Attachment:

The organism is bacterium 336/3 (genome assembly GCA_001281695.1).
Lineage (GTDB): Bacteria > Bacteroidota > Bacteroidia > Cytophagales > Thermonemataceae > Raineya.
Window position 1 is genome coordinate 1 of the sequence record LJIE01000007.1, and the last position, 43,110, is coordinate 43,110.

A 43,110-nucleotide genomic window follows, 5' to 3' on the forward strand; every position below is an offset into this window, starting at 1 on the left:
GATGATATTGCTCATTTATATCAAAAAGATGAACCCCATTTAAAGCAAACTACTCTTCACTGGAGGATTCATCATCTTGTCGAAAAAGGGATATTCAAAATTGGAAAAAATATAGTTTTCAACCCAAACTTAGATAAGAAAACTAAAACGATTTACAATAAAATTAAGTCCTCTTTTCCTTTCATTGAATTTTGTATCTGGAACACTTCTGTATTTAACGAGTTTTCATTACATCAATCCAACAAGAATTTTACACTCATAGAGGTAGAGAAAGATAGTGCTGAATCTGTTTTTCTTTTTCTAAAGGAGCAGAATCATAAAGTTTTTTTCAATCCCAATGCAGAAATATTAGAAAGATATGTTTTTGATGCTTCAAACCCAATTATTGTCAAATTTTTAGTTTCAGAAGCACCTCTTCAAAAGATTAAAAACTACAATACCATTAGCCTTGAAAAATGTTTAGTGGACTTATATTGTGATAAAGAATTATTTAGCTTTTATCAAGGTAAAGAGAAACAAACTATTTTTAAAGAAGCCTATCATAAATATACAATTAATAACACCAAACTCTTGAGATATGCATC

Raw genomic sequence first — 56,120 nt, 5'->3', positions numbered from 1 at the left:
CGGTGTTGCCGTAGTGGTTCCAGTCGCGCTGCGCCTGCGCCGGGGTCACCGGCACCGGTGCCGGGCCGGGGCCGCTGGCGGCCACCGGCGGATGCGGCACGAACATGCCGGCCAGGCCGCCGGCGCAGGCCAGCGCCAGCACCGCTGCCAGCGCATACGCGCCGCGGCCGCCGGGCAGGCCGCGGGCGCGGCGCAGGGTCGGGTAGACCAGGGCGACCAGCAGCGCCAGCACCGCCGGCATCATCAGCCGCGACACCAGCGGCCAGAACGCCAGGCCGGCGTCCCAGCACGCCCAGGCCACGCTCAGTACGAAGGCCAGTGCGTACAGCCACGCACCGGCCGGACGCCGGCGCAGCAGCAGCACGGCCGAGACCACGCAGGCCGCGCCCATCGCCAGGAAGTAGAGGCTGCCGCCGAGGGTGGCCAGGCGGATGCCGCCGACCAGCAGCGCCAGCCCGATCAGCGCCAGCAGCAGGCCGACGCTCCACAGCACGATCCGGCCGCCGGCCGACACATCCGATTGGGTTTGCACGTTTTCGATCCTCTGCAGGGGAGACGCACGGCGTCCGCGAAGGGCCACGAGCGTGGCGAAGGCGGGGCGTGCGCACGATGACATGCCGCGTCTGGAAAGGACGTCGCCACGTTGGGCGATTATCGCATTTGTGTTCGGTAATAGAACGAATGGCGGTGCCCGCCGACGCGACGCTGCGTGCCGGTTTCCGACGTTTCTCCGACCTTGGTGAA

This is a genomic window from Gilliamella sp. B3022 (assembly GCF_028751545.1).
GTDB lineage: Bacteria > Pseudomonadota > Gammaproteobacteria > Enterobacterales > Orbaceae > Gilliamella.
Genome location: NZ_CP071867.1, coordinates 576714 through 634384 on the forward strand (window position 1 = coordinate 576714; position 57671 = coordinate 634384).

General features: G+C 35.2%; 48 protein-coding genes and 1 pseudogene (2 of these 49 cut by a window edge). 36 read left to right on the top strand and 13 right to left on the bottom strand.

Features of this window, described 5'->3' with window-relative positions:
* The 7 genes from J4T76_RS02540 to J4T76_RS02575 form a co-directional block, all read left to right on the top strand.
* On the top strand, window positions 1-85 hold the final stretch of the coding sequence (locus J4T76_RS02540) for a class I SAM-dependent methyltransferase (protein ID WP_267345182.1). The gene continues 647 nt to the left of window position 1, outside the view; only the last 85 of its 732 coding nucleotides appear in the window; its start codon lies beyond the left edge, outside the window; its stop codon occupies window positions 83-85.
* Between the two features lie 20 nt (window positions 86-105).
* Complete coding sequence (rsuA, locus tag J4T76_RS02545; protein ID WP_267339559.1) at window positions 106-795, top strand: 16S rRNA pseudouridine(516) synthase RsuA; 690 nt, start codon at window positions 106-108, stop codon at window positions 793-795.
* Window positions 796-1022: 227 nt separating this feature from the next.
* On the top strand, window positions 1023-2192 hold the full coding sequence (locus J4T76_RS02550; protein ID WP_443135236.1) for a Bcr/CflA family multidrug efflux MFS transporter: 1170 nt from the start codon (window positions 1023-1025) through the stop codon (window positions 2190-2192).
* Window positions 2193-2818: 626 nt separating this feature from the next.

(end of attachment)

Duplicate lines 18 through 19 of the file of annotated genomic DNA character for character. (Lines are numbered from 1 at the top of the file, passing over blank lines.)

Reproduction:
* On the top strand, window positions 1023-2192 hold the full coding sequence (locus J4T76_RS02550; protein ID WP_443135236.1) for a Bcr/CflA family multidrug efflux MFS transporter: 1170 nt from the start codon (window positions 1023-1025) through the stop codon (window positions 2190-2192).
* Window positions 2193-2818: 626 nt separating this feature from the next.